Engineers create 3D-printed microscopic fish that could one day be used to deliver medicine

3-D-printed microfish contain functional nanoparticles that enable them to be self-propelled, chemically powered and magnetically steered which could one day be used to deliver drugs to patients. J. Warner, UC San Diego Jacobs School of Engineering

TORONTO – Imagine one day being given an injection of microscopic fish that carry medicine to exactly the spot that needs treatment. Nanoengineers at the University of California, San Diego have made an amazing breakthrough in microscopic technology that could one day be used for just that.

Nanotechnology is a branch of science that deals with the incredibly small. One nanometre is one billionth of a metre. To put it in perspective, the U.S. National Nanotechnology Initiative puts it like this: a sheet of newspaper is about 100,000 nanometres thick.

READ MORE: FDA lays out plan to oversee tiny nanoparticles in food, cosmetics

It all started one day when Professors Shaochen Chen and Joseph Wang of the NanoEngineering Department met at lunch. Wang was working on “micro-swimmers” while Chen was working on 3D printing technology.

Chen said that 3D printing was already being used to manufacture static things, like phone cases and other things. But he wanted more. He wanted to create something with functionality.

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So he proposed a teaming up of technologies with Wang.

The result was the development of tiny microfish that could be propelled chemically and controlled magnetically.

These little swimmers are unique in that they use organic methods to travel around in liquid, which hadn’t yet been demonstrated.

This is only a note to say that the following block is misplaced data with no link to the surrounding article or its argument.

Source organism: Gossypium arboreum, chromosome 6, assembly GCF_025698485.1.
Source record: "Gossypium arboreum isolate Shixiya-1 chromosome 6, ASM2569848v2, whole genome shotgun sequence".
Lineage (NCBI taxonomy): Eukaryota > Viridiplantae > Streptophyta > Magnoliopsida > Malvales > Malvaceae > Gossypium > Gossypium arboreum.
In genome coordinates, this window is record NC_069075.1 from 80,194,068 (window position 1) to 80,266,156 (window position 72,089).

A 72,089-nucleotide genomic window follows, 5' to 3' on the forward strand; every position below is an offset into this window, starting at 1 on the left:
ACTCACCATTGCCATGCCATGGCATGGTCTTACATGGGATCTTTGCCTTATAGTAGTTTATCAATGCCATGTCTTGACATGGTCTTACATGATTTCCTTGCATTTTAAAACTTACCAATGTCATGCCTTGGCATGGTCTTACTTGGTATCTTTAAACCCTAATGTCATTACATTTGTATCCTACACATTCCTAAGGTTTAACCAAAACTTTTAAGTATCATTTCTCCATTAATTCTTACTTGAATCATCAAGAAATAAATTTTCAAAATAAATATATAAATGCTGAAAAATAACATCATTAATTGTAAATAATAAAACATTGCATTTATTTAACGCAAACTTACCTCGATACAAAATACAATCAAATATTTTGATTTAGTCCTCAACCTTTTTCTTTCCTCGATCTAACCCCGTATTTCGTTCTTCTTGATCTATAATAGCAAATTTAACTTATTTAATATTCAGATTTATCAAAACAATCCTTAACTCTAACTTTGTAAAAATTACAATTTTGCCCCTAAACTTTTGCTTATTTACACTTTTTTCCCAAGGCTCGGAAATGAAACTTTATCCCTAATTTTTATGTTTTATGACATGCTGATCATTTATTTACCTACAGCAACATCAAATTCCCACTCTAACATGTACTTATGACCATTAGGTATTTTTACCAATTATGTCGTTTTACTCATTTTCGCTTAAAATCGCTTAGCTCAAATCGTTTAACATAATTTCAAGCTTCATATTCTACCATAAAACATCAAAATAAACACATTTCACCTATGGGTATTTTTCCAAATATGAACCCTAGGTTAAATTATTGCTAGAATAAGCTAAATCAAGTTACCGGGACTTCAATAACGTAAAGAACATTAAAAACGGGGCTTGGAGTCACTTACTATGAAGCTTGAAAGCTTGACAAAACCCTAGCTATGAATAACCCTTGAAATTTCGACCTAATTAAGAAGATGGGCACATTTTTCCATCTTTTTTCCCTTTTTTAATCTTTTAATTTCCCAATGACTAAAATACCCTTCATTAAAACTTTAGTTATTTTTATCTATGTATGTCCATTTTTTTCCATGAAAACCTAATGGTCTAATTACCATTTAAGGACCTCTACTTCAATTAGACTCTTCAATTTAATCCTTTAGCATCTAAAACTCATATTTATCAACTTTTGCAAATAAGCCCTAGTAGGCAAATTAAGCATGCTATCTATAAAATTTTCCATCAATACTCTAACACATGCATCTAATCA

When the engineers placed platinum nanoparticles in the tails, it reacted with hydrogen peroxide which propelled the fish forward. They then used magnetic iron oxide nanoparticles in the head which allowed them to be steered with a magnet.

The findings were published in the journal Advanced Materials.

Though this engineering feat is just at the proof of concept phase, future uses could include targeted drug delivery, sensing or detoxification. In fact, the team demonstrated this ability by incorporating nanoparticles that were able to neutralize toxins. Not only did they capture toxins from bee venom in a test, but the microfish also lit up when encountering the toxin.

“The neat thing about this experiment is that it shows how the microfish can doubly serve as detoxification systems and as toxin sensors,” said the co-first author Wei Zhu, a nanoengineering PhD student in Chen’s research group.

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Some other practical uses that they could be used for in the future might include cleaning up oil spills, said Chen, something that could be extremely environmentally impactful.

The team also developed a way to 3D print these fish incredibly fast. While it may take hours to print out something on a traditional 3D machine, the engineers can print off one in mere seconds using something called photo-enduced polymerization where a liquid turns into a solid when exposed to light. And there is the possibility of printing up to 100 at a time, Chen said.

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